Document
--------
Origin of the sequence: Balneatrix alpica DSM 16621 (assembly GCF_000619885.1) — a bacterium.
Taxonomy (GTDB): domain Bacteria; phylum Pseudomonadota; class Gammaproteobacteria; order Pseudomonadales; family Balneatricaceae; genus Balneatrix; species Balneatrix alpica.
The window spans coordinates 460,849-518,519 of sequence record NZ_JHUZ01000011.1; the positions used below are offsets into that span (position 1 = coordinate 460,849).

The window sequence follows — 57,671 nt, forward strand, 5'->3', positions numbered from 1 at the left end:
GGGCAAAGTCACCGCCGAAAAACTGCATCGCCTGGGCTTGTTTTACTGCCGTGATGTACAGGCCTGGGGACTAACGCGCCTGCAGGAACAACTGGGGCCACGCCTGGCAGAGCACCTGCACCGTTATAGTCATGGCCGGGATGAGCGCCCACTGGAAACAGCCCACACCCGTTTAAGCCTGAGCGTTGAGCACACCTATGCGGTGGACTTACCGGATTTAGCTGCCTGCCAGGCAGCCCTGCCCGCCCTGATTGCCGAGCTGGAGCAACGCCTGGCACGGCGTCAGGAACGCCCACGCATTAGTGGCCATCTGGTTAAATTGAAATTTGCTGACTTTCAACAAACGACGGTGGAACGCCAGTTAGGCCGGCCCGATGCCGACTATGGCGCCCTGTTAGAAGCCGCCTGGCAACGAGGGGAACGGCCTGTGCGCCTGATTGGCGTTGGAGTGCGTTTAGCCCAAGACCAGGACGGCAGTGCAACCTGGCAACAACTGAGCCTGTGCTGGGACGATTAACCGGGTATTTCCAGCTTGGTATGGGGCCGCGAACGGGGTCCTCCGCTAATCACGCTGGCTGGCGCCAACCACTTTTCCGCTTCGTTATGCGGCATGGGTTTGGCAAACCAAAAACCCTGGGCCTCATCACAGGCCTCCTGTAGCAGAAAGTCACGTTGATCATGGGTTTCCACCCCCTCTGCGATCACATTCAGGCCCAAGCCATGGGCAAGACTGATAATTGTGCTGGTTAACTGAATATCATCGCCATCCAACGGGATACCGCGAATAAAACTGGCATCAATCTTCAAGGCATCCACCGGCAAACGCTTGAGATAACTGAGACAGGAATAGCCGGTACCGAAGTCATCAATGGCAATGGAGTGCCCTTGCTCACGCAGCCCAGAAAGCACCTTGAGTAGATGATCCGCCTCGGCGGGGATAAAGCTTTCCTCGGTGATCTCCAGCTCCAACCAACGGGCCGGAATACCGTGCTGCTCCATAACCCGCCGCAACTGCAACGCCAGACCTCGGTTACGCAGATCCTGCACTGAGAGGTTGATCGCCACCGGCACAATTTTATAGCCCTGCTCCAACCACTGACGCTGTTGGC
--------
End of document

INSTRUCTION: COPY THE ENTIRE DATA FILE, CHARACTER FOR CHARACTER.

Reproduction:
Origin of the sequence: Balneatrix alpica DSM 16621 (assembly GCF_000619885.1) — a bacterium.
Taxonomy (GTDB): domain Bacteria; phylum Pseudomonadota; class Gammaproteobacteria; order Pseudomonadales; family Balneatricaceae; genus Balneatrix; species Balneatrix alpica.
The window spans coordinates 460,849-518,519 of sequence record NZ_JHUZ01000011.1; the positions used below are offsets into that span (position 1 = coordinate 460,849).

The window sequence follows — 57,671 nt, forward strand, 5'->3', positions numbered from 1 at the left end:
GGGCAAAGTCACCGCCGAAAAACTGCATCGCCTGGGCTTGTTTTACTGCCGTGATGTACAGGCCTGGGGACTAACGCGCCTGCAGGAACAACTGGGGCCACGCCTGGCAGAGCACCTGCACCGTTATAGTCATGGCCGGGATGAGCGCCCACTGGAAACAGCCCACACCCGTTTAAGCCTGAGCGTTGAGCACACCTATGCGGTGGACTTACCGGATTTAGCTGCCTGCCAGGCAGCCCTGCCCGCCCTGATTGCCGAGCTGGAGCAACGCCTGGCACGGCGTCAGGAACGCCCACGCATTAGTGGCCATCTGGTTAAATTGAAATTTGCTGACTTTCAACAAACGACGGTGGAACGCCAGTTAGGCCGGCCCGATGCCGACTATGGCGCCCTGTTAGAAGCCGCCTGGCAACGAGGGGAACGGCCTGTGCGCCTGATTGGCGTTGGAGTGCGTTTAGCCCAAGACCAGGACGGCAGTGCAACCTGGCAACAACTGAGCCTGTGCTGGGACGATTAACCGGGTATTTCCAGCTTGGTATGGGGCCGCGAACGGGGTCCTCCGCTAATCACGCTGGCTGGCGCCAACCACTTTTCCGCTTCGTTATGCGGCATGGGTTTGGCAAACCAAAAACCCTGGGCCTCATCACAGGCCTCCTGTAGCAGAAAGTCACGTTGATCATGGGTTTCCACCCCCTCTGCGATCACATTCAGGCCCAAGCCATGGGCAAGACTGATAATTGTGCTGGTTAACTGAATATCATCGCCATCCAACGGGATACCGCGAATAAAACTGGCATCAATCTTCAAGGCATCCACCGGCAAACGCTTGAGATAACTGAGACAGGAATAGCCGGTACCGAAGTCATCAATGGCAATGGAGTGCCCTTGCTCACGCAGCCCAGAAAGCACCTTGAGTAGATGATCCGCCTCGGCGGGGATAAAGCTTTCCTCGGTGATCTCCAGCTCCAACCAACGGGCCGGAATACCGTGCTGCTCCATAACCCGCCGCAACTGCAACGCCAGACCTCGGTTACGCAGATCCTGCACTGAGAGGTTGATCGCCACCGGCACAATTTTATAGCCCTGCTCCAACCACTGACGCTGTTGGC